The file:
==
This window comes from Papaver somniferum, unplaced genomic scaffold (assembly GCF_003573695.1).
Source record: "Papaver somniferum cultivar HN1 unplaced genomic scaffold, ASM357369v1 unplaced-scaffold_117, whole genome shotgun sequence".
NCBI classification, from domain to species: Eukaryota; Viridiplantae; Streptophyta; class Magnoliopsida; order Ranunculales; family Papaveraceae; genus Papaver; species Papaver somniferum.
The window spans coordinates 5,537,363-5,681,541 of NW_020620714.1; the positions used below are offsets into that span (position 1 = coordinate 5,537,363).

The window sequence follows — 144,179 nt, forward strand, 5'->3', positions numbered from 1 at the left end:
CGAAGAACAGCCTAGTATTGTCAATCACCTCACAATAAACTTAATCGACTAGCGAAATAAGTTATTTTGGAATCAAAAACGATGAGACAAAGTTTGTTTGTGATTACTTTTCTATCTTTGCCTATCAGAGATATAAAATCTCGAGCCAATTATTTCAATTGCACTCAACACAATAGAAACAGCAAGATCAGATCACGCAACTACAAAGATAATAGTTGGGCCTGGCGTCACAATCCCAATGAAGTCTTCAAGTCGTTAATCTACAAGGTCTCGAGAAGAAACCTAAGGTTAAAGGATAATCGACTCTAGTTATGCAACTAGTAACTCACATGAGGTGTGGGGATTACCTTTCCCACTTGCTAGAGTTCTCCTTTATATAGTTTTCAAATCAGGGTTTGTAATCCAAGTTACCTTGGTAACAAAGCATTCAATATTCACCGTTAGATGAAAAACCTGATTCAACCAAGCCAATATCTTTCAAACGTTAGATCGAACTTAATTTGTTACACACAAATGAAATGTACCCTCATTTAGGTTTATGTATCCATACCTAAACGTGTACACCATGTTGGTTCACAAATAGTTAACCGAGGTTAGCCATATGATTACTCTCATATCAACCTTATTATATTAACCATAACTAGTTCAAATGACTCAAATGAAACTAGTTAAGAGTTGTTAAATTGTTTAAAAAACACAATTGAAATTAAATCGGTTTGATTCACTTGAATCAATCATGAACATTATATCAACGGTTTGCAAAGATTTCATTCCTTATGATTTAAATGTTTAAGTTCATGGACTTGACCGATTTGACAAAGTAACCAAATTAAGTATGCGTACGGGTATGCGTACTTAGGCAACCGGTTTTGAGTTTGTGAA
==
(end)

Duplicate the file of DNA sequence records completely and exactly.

This window comes from Papaver somniferum, unplaced genomic scaffold (assembly GCF_003573695.1).
Source record: "Papaver somniferum cultivar HN1 unplaced genomic scaffold, ASM357369v1 unplaced-scaffold_117, whole genome shotgun sequence".
NCBI classification, from domain to species: Eukaryota; Viridiplantae; Streptophyta; class Magnoliopsida; order Ranunculales; family Papaveraceae; genus Papaver; species Papaver somniferum.
The window spans coordinates 5,537,363-5,681,541 of NW_020620714.1; the positions used below are offsets into that span (position 1 = coordinate 5,537,363).

The window sequence follows — 144,179 nt, forward strand, 5'->3', positions numbered from 1 at the left end:
CGAAGAACAGCCTAGTATTGTCAATCACCTCACAATAAACTTAATCGACTAGCGAAATAAGTTATTTTGGAATCAAAAACGATGAGACAAAGTTTGTTTGTGATTACTTTTCTATCTTTGCCTATCAGAGATATAAAATCTCGAGCCAATTATTTCAATTGCACTCAACACAATAGAAACAGCAAGATCAGATCACGCAACTACAAAGATAATAGTTGGGCCTGGCGTCACAATCCCAATGAAGTCTTCAAGTCGTTAATCTACAAGGTCTCGAGAAGAAACCTAAGGTTAAAGGATAATCGACTCTAGTTATGCAACTAGTAACTCACATGAGGTGTGGGGATTACCTTTCCCACTTGCTAGAGTTCTCCTTTATATAGTTTTCAAATCAGGGTTTGTAATCCAAGTTACCTTGGTAACAAAGCATTCAATATTCACCGTTAGATGAAAAACCTGATTCAACCAAGCCAATATCTTTCAAACGTTAGATCGAACTTAATTTGTTACACACAAATGAAATGTACCCTCATTTAGGTTTATGTATCCATACCTAAACGTGTACACCATGTTGGTTCACAAATAGTTAACCGAGGTTAGCCATATGATTACTCTCATATCAACCTTATTATATTAACCATAACTAGTTCAAATGACTCAAATGAAACTAGTTAAGAGTTGTTAAATTGTTTAAAAAACACAATTGAAATTAAATCGGTTTGATTCACTTGAATCAATCATGAACATTATATCAACGGTTTGCAAAGATTTCATTCCTTATGATTTAAATGTTTAAGTTCATGGACTTGACCGATTTGACAAAGTAACCAAATTAAGTATGCGTACGGGTATGCGTACTTAGGCAACCGGTTTTGAGTTTGTGAA